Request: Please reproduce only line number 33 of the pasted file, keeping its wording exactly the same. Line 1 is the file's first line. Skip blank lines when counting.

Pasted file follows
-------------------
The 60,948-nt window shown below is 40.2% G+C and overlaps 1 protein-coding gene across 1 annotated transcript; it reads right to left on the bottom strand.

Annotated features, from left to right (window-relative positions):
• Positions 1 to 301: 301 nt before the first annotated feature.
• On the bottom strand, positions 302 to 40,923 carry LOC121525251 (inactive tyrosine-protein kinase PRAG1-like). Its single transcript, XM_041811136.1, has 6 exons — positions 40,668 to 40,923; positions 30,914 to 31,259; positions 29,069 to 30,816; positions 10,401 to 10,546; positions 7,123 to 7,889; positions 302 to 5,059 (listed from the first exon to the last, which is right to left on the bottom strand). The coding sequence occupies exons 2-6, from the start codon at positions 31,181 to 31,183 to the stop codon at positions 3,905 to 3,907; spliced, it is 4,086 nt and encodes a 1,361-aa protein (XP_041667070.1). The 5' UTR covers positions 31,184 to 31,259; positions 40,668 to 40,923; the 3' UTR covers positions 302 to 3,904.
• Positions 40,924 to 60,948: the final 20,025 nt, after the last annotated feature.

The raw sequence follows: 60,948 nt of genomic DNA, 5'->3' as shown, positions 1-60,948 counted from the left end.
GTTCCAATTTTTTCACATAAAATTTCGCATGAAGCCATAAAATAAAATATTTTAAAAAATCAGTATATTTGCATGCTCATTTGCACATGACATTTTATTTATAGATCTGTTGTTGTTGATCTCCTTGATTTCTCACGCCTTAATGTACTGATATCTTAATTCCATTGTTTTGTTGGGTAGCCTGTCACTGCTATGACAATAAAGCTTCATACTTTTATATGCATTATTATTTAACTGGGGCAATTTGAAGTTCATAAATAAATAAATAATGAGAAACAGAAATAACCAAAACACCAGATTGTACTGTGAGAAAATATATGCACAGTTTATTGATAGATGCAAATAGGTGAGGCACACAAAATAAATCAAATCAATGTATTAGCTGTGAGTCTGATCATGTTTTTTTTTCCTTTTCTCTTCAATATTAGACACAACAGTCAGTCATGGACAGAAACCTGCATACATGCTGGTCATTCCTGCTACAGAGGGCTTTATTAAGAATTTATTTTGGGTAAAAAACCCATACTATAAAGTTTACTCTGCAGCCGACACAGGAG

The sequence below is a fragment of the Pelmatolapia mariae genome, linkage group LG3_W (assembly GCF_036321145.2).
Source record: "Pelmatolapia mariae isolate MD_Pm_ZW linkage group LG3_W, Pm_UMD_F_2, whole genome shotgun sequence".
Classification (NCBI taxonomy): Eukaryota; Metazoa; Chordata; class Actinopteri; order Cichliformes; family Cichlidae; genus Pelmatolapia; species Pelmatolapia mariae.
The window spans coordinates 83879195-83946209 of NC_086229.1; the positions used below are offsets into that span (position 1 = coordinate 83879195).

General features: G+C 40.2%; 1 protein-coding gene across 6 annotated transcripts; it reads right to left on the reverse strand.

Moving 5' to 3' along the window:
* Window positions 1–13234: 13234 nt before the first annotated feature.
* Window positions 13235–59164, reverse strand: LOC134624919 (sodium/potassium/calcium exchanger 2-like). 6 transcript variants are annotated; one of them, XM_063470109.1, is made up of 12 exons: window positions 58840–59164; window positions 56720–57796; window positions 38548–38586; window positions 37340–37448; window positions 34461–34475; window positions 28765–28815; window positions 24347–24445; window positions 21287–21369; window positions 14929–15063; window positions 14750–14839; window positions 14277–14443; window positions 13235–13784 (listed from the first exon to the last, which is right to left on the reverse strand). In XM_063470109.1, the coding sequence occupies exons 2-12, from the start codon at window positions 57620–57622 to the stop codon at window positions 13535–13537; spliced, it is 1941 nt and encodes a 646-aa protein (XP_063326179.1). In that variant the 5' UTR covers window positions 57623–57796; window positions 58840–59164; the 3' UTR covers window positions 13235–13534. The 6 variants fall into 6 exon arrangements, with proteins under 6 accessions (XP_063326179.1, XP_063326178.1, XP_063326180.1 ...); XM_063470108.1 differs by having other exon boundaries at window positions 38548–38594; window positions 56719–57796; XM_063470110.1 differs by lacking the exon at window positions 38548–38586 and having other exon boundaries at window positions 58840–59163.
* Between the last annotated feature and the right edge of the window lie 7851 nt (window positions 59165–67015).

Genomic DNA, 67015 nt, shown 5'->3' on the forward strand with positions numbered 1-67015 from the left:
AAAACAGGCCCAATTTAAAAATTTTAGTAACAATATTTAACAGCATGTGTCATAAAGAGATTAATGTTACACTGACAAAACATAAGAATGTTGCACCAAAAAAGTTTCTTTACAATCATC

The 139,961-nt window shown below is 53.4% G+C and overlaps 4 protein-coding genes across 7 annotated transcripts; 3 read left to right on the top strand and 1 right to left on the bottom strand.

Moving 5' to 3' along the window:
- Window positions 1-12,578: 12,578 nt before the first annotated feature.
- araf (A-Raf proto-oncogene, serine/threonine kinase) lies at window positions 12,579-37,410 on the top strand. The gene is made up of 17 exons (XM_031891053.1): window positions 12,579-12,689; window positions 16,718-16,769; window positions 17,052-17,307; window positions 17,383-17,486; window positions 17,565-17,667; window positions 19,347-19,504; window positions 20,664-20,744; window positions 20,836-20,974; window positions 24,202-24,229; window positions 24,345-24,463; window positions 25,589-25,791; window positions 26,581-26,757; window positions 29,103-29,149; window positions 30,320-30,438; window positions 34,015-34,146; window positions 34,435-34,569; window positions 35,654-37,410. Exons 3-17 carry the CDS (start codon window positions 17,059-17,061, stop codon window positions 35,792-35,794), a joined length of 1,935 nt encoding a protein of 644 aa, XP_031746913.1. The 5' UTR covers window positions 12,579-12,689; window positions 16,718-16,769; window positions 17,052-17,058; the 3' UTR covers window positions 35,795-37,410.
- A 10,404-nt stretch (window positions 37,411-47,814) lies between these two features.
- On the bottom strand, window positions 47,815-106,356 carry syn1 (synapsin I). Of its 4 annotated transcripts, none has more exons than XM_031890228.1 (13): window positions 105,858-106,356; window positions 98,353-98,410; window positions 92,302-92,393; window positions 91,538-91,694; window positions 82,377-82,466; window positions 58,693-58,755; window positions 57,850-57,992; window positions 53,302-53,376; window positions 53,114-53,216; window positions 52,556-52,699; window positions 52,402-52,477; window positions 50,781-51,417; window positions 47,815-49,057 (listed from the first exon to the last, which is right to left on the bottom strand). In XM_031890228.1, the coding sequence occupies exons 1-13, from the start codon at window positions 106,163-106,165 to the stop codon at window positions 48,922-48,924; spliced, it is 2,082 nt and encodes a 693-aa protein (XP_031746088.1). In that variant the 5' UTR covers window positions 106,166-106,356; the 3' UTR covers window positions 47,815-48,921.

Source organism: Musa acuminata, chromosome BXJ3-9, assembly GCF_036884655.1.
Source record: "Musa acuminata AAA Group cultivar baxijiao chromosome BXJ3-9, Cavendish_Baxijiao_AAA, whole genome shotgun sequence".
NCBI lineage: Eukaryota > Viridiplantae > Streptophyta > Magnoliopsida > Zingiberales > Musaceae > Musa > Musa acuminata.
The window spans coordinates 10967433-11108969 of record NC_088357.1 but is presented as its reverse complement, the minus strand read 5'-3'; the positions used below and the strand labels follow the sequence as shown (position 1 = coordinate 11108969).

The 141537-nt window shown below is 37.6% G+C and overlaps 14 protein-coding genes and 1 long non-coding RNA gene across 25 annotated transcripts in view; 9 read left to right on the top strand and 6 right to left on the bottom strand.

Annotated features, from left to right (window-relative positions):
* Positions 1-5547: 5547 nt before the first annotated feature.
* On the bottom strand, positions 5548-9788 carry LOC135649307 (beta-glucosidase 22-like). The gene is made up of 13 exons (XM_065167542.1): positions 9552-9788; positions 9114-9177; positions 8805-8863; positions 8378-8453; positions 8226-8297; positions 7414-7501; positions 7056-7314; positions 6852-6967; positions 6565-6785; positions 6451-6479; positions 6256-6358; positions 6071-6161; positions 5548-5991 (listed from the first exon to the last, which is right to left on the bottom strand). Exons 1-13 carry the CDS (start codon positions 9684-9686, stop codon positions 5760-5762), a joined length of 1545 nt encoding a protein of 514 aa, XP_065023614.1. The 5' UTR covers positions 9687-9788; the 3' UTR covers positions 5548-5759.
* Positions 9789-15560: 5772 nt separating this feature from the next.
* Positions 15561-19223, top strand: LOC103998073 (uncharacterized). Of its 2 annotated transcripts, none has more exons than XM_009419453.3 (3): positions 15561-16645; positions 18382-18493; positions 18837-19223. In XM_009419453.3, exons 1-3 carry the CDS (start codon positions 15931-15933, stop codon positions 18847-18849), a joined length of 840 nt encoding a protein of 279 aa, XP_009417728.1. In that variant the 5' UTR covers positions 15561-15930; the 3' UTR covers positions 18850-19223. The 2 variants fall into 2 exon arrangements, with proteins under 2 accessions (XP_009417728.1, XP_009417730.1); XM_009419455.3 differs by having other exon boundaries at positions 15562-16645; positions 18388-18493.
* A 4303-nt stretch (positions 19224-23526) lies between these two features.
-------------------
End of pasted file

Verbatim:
* Positions 9789-15560: 5772 nt separating this feature from the next.